Mother’s Day is celebrated at Casey this week plus we achieve some chilly plumbing, the trades bust some myths with science, followed by a wine and food tasting extravaganza.

Mothers in mind

We all have one and on the first Sunday in May we remember them maybe a little more than usual. Mother’s Day at Casey was the best day weather-wise that we have had for a week or two which always makes you feel good — when the sun is up and there is no wind all is right with the world.

The phones rang hot from Casey as people arose and contacted home to speak with loved ones. It helped that is was a fantastic day at Casey — we had sun for most of the day — which is now only around five hours long.

The one mother we did have on station — our station leader — was the recipient of breakfast in bed (at the reasonable hour of 0900). She probably expects this every Sunday now, but is not that keen on an additional 18 fully grown foster children. 

Chilly plumbing

With the weather starting to get colder and colder every day, our concerns of a broken heat trace cable inside the main sewer pipe began to grow. Without a working heat trace cable inside the pipe, the risk of our grey water freezing and becoming blocked was very likely. As the old pipe had breaks in the cable that were not on the pipe joins, the only way to fix the problem was to replace all five lengths.

We started by getting five new five metre lengths of pipe and running in new cable. We then cut out the old pipes and, with a bit of help from one of our friendly diesel mechanics (Nick) and plant operator (Cary), we laid the new pipes in position for the plumber (Ian) to weld with the poly welder.

After that was done, the electrician (Steve) went through and connected all the cables at the joins and put in junction boxes for easy maintenance in the future. They were then wrapped with heat shrink by our second plumber (Pete) to stop any unwanted moisture getting into the insulating foam. 

Trades do science

While sitting around the bar one Saturday night, having a nice relaxing Scotch, the big question was asked: “Is it true, that hot water freezes quicker than cold water?”.

Even though we have more ice outside than any other place on the planet, we couldn’t be bothered going outside in the −20°C to grab any. We had all heard of the myth, that if you fill the ice tray with hot water out of the tap it will freeze quicker than cold water, but it just didn’t make any sense. So, we decided to investigate. There was nothing else to do as it was blowing 90 knots (167km per hours) outside and, after all, we are down here in the name of science!

With the idea from self proclaimed professors, Steve (electrician) and Matt (diesel mechanic), and our photographer, Cary (plant operator) we decided to conduct a little experiment. The obvious choice for freezing water would be to put it outside, but we didn’t want to wait around too long otherwise we would get cold and bored. So we took it to our doctor (Grant) who has a −80°C freezer in the medical room.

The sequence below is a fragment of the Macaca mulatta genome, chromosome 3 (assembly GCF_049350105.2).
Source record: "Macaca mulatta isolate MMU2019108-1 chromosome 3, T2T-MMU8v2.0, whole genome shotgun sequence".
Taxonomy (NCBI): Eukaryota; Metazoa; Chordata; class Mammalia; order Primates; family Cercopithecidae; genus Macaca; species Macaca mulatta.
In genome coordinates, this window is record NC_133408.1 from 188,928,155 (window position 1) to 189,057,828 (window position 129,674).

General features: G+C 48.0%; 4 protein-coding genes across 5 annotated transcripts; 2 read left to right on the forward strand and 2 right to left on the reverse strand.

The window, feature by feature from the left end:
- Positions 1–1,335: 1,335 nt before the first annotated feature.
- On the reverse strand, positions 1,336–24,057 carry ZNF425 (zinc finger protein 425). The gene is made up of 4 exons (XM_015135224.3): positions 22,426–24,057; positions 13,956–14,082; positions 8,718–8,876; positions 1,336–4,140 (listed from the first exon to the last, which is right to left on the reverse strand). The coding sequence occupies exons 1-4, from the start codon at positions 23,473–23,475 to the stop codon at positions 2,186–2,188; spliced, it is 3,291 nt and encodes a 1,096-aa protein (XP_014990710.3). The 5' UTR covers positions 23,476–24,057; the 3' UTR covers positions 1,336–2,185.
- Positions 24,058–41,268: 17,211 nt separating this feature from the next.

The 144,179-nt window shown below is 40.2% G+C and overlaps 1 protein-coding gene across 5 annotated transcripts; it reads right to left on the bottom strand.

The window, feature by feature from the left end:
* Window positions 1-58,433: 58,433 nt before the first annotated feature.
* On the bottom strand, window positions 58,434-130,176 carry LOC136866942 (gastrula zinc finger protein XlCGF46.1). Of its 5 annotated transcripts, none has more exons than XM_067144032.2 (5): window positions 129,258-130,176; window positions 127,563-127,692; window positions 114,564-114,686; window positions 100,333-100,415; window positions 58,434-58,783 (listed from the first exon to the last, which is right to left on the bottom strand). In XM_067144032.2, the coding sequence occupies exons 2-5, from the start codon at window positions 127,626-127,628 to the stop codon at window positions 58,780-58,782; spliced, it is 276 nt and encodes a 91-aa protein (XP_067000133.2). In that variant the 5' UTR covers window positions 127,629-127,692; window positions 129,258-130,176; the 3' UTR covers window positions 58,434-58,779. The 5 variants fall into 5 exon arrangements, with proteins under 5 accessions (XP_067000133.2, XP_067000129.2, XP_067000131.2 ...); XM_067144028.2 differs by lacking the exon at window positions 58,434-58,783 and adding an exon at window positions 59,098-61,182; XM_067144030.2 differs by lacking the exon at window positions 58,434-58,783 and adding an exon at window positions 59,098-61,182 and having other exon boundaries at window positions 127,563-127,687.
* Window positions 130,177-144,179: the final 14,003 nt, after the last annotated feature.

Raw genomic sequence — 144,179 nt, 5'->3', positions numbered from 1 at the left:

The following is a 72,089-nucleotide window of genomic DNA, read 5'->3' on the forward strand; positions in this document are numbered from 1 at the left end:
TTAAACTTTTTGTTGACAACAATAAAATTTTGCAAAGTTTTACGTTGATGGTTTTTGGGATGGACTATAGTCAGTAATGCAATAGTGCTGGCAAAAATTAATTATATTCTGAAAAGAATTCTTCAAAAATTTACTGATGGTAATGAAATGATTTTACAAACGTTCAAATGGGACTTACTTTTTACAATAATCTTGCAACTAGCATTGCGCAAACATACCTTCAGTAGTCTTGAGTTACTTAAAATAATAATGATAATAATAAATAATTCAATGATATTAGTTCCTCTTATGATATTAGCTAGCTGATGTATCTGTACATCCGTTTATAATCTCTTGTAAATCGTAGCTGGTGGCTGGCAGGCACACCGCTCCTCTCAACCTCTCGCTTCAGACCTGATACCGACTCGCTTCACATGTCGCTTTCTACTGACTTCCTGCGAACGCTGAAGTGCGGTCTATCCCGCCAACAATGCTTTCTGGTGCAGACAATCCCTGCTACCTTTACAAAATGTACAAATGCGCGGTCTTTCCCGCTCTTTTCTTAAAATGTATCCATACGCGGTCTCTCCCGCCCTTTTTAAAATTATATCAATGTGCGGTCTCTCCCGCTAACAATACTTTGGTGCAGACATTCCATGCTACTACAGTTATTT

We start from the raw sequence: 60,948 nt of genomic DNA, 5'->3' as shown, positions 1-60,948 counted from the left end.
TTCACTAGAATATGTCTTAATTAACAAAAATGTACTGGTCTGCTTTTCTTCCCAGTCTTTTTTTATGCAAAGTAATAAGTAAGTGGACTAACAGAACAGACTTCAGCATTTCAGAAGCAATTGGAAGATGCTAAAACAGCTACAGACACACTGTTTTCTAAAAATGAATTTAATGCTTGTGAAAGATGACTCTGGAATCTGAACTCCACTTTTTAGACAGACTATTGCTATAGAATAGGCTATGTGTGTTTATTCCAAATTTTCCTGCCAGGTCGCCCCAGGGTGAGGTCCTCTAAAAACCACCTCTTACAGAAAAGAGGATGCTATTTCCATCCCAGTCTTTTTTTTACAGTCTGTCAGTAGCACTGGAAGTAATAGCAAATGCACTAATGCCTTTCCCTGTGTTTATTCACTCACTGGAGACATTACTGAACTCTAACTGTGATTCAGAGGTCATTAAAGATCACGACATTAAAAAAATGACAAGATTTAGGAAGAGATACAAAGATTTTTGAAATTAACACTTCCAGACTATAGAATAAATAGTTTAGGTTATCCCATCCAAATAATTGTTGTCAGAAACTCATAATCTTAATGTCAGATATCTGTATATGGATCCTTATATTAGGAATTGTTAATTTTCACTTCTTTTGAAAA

The results weren’t really surprising with cold water obviously freezing quicker because of basic physics, but at least now — if anybody asks us — we can tell them that that myth has been busted. 

Casey wine and food tasting extravaganza

This last Saturday we enjoyed Casey wine and food tasting for 2014. Pete had carefully planned this event way back before we left mainland Australia, selecting and ordering a range of nine choice wines from northeast Victorian and Tasmanian vineyards.  These were then matched carefully with nine culinary delights from Eddie’s kitchen.

The table was set, the dishes garnished and prepared for serving, the candles were lit and the station population seated. Pete then gave us a brief rundown on each wine and its distinct characteristics. Eddie told us about the entree-sized exquisite dishes on offer and then we got down to the serious business of eating, drinking and evaluating (we were given a form listing the details with space for comments and a grade from one to ten).

There was something for everybody: crisp fresh whites, full-bodied vibrant reds, a lightly effervescent prosecco, aromatic rich sweeter wines, and flavoursome fortifieds. These complimented perfectly the smoked salmon blinis with fresh dill cream, prawns in brick pastry with gruyere sauce, Vietnamese chicken spring roll with fresh coriander and Thai dipping sauce, pan fried duck breast with fig sauce, delectable quail and couscous with pomegranate sauce, Chilean beef pie with a corn crust, crème caramel, chocolate mousse and a cheese platter with dried fruit and nuts (as if we had room for that at the end) that we were graciously served.

It was a terrific evening that anywhere else in the world would cost a fortune. We enjoyed the wine, food and company, and learned something at the same time. My personal favourite was a Tasmanian sauvignon blanc.

Needless to say, the gym was visited by many the next day!